【Series】 Spirits of the Kamuy landscape
In this series, the transformation of four seasons will be introduced through articles on wild animals that are active in the deep forests, marshes, and ocean as if they were being cradled by “Kamui,” which means deity in the Ainu language. The first installment in the series is the Yezo sika deer of Notsuke Peninsula. (Text and photographs by Tadanobu Shigeru from the Kushiro Branch News Secti
【Series】Spirits of the Kamuy landscape (35) Hokkaido red squirrel leaps straight for nuts
A Hokkaido red squirrel jumps with its front legs fully outstretched.
A spacious-windowed café in the suburbs of Central Hokkaido’s Chitose City has a wild bird feeder in its garden, and customers can enjoy watching the flying birds while eating and drinking. Hokkaido red squirrels sometimes come from the neighboring forest to try to get at the nuts in the bird feeder. The sight of a Hokkaido red squirrel jumping from tree branches to the feeder looks so much like a momonga flying squirrel from the same Rodentia family gliding on their membrane wings, it is charmingly cute.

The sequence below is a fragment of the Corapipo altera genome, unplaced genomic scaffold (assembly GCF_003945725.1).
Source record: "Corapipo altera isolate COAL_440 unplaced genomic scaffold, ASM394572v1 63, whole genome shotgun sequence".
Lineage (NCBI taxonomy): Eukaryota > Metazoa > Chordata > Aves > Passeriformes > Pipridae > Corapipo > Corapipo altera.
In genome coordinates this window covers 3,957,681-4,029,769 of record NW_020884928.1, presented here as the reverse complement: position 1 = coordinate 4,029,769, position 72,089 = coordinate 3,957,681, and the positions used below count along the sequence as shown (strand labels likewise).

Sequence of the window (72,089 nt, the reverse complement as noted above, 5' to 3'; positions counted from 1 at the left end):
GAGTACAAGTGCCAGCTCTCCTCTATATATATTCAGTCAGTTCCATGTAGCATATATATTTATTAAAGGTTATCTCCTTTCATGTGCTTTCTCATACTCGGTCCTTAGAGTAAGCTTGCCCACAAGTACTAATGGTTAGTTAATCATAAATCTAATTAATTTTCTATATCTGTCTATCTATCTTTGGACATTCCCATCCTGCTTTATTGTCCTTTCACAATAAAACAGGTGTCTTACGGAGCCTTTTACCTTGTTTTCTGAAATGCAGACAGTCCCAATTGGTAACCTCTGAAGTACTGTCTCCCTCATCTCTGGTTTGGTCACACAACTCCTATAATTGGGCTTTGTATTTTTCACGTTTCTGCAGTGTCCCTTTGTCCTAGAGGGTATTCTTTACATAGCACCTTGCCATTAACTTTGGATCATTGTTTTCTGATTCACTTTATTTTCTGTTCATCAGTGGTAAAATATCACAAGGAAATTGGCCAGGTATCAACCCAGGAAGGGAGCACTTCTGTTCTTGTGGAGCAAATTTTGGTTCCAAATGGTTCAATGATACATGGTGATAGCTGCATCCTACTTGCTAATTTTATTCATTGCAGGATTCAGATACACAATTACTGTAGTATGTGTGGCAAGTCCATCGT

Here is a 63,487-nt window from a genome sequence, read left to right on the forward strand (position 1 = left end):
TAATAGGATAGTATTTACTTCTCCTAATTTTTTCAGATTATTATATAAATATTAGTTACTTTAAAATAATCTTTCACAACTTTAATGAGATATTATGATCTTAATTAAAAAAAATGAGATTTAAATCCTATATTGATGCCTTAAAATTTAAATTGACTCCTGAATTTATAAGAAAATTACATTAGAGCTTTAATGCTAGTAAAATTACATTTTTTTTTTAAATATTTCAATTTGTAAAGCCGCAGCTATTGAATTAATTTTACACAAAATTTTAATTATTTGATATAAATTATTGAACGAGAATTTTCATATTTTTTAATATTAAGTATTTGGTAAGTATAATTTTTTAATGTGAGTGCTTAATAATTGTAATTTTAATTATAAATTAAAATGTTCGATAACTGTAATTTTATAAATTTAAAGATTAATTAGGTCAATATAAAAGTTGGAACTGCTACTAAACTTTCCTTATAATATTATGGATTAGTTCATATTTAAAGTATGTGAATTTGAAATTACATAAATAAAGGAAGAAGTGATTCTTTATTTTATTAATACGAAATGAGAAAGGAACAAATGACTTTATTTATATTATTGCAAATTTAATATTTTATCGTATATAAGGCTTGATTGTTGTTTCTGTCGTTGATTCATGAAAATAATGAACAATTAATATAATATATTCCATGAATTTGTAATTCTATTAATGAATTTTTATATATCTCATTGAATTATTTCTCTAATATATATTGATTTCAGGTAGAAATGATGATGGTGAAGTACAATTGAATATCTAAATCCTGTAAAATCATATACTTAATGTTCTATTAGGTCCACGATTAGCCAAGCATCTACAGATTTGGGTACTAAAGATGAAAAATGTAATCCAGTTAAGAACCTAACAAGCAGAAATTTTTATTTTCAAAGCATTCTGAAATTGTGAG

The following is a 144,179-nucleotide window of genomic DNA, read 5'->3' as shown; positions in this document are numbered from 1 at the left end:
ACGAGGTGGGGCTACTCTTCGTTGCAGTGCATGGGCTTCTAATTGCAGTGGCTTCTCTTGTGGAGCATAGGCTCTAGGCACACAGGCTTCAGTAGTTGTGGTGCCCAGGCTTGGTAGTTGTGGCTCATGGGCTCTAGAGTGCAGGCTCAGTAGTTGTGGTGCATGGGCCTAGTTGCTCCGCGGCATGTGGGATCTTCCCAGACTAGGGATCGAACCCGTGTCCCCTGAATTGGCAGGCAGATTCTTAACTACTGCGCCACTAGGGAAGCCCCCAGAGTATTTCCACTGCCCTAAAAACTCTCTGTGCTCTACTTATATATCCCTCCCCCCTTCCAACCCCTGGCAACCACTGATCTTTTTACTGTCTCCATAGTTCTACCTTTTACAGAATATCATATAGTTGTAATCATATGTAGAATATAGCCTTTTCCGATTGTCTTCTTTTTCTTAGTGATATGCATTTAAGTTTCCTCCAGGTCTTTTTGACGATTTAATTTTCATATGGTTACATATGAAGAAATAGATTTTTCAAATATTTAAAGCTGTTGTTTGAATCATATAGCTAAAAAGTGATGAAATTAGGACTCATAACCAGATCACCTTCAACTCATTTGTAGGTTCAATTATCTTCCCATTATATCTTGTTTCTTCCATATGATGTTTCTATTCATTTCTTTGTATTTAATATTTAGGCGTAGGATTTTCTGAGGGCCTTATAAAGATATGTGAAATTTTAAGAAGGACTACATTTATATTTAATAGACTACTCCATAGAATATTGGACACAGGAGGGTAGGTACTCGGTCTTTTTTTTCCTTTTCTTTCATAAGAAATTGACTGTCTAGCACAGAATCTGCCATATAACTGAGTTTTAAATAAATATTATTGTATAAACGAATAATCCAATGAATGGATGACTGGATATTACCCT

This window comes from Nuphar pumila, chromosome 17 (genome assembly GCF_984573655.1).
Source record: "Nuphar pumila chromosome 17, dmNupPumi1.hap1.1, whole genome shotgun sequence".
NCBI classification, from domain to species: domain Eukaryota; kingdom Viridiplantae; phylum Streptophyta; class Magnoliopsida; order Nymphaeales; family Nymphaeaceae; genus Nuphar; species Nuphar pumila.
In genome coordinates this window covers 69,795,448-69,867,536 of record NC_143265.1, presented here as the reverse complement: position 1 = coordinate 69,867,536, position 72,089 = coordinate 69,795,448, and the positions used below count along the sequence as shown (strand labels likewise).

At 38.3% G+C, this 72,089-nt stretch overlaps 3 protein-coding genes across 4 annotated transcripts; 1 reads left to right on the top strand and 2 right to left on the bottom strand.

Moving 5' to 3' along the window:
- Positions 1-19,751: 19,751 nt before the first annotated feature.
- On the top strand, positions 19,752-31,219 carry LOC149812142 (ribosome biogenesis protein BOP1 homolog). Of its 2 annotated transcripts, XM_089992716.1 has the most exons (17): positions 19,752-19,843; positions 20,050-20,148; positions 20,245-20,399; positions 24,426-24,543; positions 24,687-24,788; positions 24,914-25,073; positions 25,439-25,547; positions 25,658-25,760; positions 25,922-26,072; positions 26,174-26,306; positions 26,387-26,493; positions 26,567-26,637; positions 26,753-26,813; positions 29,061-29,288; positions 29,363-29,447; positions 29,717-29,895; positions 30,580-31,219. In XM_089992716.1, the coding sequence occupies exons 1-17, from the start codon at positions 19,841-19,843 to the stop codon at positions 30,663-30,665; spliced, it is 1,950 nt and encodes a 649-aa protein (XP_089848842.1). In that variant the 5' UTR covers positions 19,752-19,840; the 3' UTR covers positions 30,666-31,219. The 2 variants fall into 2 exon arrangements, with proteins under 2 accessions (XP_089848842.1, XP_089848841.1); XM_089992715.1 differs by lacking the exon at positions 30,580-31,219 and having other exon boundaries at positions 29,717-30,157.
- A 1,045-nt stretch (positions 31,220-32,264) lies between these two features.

Hokkaido red squirrels live in many areas throughout Hokkaido, and even populate environments near human living areas such as urban area parks that have an abundant amount of natural trees. However, because they are mostly active early in the morning, they are not often seen during the day. They spend a lot of time living in trees, and in seasons when leaf growth is thick, they become even more difficult to find.
If I wait until winter, when the tree leaves will have fallen, they will become easier to find and watch then. But I want to catch a glimpse of the cute Hokkaido red squirrel so much, I will continue walking through early summer forests.
(Words and photo: Shigeru Tadanobu)